Apart from the revenue guidance calling for positive sales growth, the company's operating margins are expected to hit 7% to 7.3% this year. That would compare to 6.9% last year and obviously implies improving profitability. If GME can deliver on this - even more so than the revenue picture - investors will respond positively. GME's weak gross margins allow for some upside potential so if it can keep SG&A under control, we should see higher operating margins and that is very bullish. GME's operating margin level is low by mature retailer standards so this is where I'd like to see GME focus its efforts; not necessarily on growing sales because the runway there is much shorter than it is with margins, potentially.
But GME isn't just a growth story, it also returns a lot of capital to shareholders. GME just raised its dividend to $1.48, good for a yield of 5.1%, something you'd be hard-pressed to find in another retailer. That is a monster yield in this market with the 10 Year Treasury at 1.8% or less and is a big reason why I like GME. The dividend is safe so even if you don't believe in the GME story, that yield is hard to pass up.
But there is a buyback component as well and it is also substantial with GME buying back $202 million in stock during last fiscal year. There is another $245 million left on the current authorization, good for just over 8% of the float and given the company's cash position and its improving profitability, I expect we'll see GME work through that money in this fiscal year. That's a significant positive for EPS growth not only this year but in the coming years as fewer and fewer shares are outstanding.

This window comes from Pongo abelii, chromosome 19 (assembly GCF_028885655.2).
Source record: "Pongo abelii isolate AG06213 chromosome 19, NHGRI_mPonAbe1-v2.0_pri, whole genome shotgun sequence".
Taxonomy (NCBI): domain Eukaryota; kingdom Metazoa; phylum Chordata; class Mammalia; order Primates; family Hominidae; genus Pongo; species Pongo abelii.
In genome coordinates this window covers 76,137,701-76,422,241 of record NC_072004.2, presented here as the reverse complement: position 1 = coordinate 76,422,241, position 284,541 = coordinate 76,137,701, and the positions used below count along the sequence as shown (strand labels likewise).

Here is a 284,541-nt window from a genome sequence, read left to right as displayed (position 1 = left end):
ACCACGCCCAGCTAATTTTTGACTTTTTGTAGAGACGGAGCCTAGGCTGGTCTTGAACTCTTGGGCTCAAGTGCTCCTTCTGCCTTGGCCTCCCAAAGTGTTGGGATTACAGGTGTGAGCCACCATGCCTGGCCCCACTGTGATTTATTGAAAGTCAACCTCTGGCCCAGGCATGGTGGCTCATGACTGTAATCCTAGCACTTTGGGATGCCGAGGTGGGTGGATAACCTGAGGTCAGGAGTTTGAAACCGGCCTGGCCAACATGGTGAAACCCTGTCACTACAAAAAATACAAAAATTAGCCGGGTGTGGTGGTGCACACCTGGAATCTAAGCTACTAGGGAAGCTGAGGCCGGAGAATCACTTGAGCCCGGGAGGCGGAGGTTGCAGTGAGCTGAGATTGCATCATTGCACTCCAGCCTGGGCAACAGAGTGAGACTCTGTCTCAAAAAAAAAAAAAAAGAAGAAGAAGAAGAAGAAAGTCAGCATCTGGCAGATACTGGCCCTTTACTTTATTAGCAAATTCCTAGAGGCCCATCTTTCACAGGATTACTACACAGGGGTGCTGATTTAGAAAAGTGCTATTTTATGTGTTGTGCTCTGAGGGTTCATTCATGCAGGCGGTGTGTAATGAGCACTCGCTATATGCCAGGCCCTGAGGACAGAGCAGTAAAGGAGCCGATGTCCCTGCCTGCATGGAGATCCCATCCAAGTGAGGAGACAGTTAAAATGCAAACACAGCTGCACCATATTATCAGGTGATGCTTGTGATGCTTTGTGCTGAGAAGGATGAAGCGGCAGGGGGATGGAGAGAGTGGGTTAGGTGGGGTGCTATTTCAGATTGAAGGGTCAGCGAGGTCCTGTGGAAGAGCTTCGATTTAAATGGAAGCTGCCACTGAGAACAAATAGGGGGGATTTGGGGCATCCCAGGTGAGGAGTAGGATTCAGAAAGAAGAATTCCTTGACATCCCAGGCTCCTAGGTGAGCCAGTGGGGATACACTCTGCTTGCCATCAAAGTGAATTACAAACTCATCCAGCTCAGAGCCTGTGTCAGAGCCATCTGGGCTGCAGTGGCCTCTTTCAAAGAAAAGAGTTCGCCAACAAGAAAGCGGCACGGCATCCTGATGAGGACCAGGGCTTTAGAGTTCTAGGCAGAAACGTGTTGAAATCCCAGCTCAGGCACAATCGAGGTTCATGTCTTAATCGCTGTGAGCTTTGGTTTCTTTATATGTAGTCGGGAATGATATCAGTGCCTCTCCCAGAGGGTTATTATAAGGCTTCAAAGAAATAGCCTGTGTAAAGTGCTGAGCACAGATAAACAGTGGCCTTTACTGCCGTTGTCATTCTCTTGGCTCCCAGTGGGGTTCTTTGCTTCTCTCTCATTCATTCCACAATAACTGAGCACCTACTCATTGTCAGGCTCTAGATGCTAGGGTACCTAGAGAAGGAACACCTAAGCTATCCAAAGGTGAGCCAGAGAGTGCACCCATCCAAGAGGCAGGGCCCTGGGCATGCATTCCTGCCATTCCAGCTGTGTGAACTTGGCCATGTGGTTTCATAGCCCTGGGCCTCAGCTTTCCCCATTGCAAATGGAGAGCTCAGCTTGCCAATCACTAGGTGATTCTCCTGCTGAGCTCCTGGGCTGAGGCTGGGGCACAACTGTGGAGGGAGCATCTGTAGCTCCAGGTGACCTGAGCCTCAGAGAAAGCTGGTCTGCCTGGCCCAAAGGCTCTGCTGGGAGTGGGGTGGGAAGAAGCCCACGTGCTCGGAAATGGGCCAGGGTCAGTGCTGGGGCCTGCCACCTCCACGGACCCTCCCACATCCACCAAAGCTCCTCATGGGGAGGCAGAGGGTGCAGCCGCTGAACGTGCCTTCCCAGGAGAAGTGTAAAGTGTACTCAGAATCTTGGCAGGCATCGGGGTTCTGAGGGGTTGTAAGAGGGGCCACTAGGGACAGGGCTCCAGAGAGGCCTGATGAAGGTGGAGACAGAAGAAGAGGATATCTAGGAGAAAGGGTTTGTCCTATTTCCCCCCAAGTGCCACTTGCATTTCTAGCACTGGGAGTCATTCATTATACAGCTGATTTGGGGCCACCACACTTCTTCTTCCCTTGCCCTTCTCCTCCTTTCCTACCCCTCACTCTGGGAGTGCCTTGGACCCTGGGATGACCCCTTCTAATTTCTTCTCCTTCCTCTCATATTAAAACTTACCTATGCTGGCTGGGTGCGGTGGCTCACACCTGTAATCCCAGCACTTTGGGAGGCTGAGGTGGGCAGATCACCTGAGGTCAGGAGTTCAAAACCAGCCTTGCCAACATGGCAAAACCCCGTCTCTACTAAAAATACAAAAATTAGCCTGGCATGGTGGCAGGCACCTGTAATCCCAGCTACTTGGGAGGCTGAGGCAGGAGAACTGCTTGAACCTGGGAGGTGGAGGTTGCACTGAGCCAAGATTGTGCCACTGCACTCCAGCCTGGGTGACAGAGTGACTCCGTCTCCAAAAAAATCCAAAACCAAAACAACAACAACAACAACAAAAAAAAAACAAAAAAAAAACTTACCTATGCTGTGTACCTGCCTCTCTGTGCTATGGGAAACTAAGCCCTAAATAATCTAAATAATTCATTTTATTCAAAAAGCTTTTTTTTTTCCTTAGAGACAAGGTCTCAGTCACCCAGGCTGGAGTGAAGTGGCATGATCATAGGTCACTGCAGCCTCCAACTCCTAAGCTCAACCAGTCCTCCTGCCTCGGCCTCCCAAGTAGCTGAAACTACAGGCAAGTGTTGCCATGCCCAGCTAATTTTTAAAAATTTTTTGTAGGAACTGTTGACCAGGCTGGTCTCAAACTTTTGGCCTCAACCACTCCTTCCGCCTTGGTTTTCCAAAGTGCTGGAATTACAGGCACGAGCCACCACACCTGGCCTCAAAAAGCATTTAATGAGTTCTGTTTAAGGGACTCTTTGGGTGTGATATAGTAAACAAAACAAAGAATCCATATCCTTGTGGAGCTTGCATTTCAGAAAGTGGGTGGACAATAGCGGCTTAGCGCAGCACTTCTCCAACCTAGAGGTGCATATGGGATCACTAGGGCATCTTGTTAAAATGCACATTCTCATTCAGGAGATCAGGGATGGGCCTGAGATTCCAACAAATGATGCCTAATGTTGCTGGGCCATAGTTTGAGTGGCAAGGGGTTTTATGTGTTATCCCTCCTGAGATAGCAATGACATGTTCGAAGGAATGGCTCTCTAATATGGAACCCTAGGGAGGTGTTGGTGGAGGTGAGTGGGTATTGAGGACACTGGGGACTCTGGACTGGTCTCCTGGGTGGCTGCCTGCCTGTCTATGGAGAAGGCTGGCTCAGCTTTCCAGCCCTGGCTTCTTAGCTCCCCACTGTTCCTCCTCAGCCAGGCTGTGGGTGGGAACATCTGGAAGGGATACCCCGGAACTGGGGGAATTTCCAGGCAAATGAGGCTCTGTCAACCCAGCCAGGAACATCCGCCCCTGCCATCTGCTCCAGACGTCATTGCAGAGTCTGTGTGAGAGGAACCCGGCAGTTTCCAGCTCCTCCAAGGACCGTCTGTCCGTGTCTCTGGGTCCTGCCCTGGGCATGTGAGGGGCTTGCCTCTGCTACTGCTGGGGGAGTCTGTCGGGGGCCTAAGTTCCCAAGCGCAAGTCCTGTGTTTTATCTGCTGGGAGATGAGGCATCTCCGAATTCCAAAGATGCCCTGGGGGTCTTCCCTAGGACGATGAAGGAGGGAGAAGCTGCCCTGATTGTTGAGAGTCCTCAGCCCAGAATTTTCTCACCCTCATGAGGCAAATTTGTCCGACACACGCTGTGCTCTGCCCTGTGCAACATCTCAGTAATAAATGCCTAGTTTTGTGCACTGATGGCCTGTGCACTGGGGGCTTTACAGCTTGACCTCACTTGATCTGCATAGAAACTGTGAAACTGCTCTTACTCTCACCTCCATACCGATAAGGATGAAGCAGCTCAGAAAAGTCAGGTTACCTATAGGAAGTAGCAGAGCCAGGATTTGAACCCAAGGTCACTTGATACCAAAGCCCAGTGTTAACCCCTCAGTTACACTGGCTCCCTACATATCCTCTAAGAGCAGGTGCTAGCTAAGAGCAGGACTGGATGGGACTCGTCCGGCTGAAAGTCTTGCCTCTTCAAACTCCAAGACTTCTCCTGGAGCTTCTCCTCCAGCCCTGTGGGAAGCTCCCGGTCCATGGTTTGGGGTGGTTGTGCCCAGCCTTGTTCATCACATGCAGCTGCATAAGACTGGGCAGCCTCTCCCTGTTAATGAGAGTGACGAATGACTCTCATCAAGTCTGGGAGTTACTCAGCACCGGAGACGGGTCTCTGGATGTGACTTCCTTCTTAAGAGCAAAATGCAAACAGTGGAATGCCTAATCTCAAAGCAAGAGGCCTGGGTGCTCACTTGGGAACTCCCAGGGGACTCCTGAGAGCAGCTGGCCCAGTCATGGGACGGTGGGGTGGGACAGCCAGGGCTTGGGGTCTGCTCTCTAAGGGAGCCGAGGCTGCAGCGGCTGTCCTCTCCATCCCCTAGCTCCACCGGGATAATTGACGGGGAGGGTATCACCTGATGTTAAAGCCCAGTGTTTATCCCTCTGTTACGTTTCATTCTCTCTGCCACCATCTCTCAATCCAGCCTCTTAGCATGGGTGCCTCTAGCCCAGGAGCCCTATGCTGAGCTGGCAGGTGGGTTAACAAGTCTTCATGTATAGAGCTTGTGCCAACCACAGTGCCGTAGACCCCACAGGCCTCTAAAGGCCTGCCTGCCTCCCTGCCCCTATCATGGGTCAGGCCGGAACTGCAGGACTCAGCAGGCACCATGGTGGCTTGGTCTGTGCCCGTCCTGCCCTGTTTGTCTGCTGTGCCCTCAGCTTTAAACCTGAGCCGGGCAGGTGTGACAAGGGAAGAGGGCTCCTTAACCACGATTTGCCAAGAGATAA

GME is now trading for just 7.2 times this year's recently-reduced earnings estimates as analysts have scrambled for the exits following GME's Q4 report and guidance. However, that kind of multiple suggests that GME is experiencing diminishing profitability and/or a material impairment in its revenue base; neither of those things is occurring. That means that GME is still very cheap despite its nice rally off of the lows. There is nothing more to say on GME's valuation other than it is very cheap at these levels and does not deserve to trade like it is going out of business.
The stock is also currently sitting right on top of its 50DMA, a critical time for buyers to step in and take control. The fundamental picture is there for bulls to gain momentum as the combination of the company's improving operating margins, sizable buyback and huge dividend yield should draw some interest. I'm very bullish here as I think the bottom is in and that GME's prospects as well as its 5% yield are just too good to pass up.
Disclosure: I am/we are long GME.
I wrote this article myself, and it expresses my own opinions. I am not receiving compensation for it (other than from Seeking Alpha). I have no business relationship with any company whose stock is mentioned in this article.